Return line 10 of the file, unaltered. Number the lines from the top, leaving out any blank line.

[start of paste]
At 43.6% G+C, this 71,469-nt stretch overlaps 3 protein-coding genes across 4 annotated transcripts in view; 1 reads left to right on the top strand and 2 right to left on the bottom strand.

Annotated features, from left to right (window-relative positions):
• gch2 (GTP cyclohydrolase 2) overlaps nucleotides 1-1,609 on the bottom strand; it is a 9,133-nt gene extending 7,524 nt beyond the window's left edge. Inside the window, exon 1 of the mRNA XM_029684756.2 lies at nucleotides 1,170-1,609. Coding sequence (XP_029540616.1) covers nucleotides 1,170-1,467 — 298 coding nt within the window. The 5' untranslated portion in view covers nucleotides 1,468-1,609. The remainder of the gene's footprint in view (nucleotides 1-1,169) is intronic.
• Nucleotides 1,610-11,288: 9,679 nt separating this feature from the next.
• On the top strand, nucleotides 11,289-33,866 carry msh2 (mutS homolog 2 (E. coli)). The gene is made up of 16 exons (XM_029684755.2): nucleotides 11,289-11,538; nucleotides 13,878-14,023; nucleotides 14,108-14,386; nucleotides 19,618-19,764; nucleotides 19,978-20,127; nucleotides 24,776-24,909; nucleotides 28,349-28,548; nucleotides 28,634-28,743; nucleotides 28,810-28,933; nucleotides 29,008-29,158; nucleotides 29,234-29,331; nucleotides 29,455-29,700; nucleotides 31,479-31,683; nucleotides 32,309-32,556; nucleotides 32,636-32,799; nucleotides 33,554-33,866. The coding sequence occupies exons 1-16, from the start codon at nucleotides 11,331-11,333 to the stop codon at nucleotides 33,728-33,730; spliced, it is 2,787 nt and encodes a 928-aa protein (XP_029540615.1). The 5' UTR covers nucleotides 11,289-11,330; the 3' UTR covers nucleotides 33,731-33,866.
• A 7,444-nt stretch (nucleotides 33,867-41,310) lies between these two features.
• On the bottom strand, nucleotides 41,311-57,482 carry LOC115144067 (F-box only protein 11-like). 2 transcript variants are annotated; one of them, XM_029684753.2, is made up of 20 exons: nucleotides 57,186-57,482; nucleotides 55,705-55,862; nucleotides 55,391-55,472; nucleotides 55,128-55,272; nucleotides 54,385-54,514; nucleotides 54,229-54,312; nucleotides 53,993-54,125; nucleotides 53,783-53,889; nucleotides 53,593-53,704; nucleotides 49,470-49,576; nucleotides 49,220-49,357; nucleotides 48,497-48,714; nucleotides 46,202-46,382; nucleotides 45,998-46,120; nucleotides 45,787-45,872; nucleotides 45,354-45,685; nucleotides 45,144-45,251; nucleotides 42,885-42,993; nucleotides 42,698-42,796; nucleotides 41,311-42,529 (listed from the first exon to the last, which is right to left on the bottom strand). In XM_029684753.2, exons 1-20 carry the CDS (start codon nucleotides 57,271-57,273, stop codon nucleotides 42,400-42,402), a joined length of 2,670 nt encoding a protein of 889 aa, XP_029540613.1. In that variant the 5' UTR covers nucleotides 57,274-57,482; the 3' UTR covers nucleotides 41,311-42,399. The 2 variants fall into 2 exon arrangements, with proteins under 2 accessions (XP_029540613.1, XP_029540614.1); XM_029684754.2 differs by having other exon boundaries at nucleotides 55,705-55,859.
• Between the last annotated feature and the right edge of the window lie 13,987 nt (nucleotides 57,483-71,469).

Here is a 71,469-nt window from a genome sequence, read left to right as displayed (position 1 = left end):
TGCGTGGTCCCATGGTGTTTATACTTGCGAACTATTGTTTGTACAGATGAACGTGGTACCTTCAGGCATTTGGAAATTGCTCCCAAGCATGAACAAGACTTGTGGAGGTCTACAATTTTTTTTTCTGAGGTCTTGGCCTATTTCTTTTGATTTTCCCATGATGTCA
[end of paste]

TGCGTGGTCCCATGGTGTTTATACTTGCGAACTATTGTTTGTACAGATGAACGTGGTACCTTCAGGCATTTGGAAATTGCTCCCAAGCATGAACAAGACTTGTGGAGGTCTACAATTTTTTTTTCTGAGGTCTTGGCCTATTTCTTTTGATTTTCCCATGATGTCA